What they’re saying:
Biden would release nonviolent drug offenders: “Nobody should be in jail for a nonviolent crime… nobody should be in jail for a drug problem… and so, we have to change the whole way we look at this.”
Sen. Kamala Harris (D-Calif.) also took some heat for her previous roles as a prosecutor and California’s attorney general — a pivotal issue for many black voters. In her criminal justice plan, Harris said she no longer opposes the legalization of marijuana and outside investigations for police shootings, going against her prior positions.
Harris argued that she’d actually enacted a series of progressive criminal justice initiatives, including body cameras for police officers and racial bias training for law enforcement.
“I was born knowing about how this criminal justice system in America has worked in a way that has been informed by racial bias.”

Gun control
With mass shootings increasing in regularity, gun control has played a central role in several Democratic candidates’ campaigns.

What they’re saying:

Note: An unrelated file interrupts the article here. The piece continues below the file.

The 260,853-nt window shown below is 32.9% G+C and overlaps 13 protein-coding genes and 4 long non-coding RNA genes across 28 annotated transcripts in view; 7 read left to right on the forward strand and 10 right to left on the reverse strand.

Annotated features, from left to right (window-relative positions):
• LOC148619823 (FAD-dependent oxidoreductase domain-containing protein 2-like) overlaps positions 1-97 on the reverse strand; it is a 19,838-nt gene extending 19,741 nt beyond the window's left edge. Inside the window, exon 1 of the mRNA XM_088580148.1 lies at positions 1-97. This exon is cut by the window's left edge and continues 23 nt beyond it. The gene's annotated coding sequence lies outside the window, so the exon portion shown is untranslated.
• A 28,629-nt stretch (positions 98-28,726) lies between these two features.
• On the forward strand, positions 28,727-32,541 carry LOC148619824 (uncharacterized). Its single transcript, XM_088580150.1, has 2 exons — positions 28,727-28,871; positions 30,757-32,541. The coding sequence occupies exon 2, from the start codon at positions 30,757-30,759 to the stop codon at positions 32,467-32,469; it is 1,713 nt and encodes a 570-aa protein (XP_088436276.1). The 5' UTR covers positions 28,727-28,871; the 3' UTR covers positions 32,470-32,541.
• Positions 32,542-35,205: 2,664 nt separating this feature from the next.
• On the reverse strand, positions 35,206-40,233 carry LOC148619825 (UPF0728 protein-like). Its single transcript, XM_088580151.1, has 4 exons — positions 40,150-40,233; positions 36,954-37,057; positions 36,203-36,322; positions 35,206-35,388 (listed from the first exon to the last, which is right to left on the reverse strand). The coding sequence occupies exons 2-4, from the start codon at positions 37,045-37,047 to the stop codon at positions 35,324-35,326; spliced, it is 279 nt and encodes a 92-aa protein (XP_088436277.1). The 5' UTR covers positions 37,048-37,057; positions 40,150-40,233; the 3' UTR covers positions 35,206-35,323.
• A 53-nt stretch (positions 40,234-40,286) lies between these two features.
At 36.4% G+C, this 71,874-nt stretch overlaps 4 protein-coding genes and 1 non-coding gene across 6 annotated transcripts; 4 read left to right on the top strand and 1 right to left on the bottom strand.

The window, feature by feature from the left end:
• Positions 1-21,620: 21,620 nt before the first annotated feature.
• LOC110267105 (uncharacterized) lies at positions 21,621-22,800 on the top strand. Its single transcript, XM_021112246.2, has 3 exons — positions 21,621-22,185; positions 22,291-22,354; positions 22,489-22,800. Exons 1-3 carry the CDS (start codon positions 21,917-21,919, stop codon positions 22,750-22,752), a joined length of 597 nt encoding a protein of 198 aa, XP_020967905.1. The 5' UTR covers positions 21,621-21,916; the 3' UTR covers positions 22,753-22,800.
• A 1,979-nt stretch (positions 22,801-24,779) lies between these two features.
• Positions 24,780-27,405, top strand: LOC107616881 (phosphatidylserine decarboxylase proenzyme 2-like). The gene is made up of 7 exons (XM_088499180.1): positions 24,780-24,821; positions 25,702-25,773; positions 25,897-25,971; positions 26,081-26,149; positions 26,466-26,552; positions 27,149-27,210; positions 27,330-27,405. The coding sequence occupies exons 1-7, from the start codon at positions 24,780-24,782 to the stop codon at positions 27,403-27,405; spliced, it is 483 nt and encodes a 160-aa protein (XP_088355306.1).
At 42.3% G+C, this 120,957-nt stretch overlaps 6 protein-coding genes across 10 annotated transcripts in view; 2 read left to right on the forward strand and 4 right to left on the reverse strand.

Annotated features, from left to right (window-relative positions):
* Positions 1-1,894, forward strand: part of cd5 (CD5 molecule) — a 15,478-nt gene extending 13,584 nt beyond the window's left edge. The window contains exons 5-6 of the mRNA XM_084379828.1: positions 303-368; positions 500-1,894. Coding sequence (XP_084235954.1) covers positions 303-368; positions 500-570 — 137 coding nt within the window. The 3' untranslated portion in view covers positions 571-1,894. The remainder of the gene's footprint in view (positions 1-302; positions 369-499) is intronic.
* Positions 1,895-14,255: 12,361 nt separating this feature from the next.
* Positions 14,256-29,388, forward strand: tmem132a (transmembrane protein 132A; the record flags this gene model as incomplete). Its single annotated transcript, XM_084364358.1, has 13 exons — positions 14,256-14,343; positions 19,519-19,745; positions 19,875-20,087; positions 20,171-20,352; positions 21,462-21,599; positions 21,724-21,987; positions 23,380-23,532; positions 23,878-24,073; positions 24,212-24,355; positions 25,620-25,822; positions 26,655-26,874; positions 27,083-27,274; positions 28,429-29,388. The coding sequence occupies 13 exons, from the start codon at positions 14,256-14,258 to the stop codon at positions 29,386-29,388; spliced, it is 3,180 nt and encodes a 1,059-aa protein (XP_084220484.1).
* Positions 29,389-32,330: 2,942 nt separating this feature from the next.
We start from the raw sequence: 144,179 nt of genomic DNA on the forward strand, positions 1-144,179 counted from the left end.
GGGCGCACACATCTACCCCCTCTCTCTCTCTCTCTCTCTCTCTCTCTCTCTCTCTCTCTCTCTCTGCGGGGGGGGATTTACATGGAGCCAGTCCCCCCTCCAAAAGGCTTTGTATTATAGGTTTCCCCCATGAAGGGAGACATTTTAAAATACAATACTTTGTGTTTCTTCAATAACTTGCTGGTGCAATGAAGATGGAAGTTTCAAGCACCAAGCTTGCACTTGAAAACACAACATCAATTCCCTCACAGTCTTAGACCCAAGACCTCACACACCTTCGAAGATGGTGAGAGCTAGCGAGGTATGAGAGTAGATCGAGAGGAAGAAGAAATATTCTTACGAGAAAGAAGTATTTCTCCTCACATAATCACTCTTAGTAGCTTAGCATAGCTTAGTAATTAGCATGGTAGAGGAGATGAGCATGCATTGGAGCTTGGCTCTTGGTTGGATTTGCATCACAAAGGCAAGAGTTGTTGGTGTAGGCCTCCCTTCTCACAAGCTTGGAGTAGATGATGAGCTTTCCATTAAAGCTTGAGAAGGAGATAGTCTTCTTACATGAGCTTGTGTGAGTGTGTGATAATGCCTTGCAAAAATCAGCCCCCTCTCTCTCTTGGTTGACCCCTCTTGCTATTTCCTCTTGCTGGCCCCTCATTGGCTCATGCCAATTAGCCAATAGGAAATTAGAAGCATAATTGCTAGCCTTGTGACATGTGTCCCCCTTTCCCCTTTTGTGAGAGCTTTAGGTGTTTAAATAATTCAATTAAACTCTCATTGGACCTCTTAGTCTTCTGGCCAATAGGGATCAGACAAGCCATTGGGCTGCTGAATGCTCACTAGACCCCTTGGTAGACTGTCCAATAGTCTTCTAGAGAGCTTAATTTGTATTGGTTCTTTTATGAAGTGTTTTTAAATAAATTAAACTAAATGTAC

Biden: “I’m the only one up here that’s ever beat the NRA.” Biden also sparred with Harris over enacting gun control by executive order, with Biden arguing an executive action could be the wrong path and Harris saying it could be a viable one.
Warren: “I like registration, want to see us do background checks, want to get assault weapons off the streets.”
Former Rep. Beto O’Rourke (D-Texas) recently embraced gun control as a key issue following 2 mass shootings within weeks of each other in his home state of Texas, stating, “Hell, yes, we’re going to take your AR-15, your AK-47.”

The Trump administration has drastically hardened immigration policy, with child separation and the proposed wall along the southern border as legacy issues of his presidency.

What they’re saying:
Biden: Questioned on the Obama administration’s record 3 million deportations, Biden said: “We didn’t lock people up in cages. We didn’t separate families. We didn’t do all of those things”
Castro criticized Biden for embracing his time with Obama when it is favorable and shying away it when it’s not.
Biden rebutted: “I stand with Barack Obama all eight years. Good, bad and indifferent,”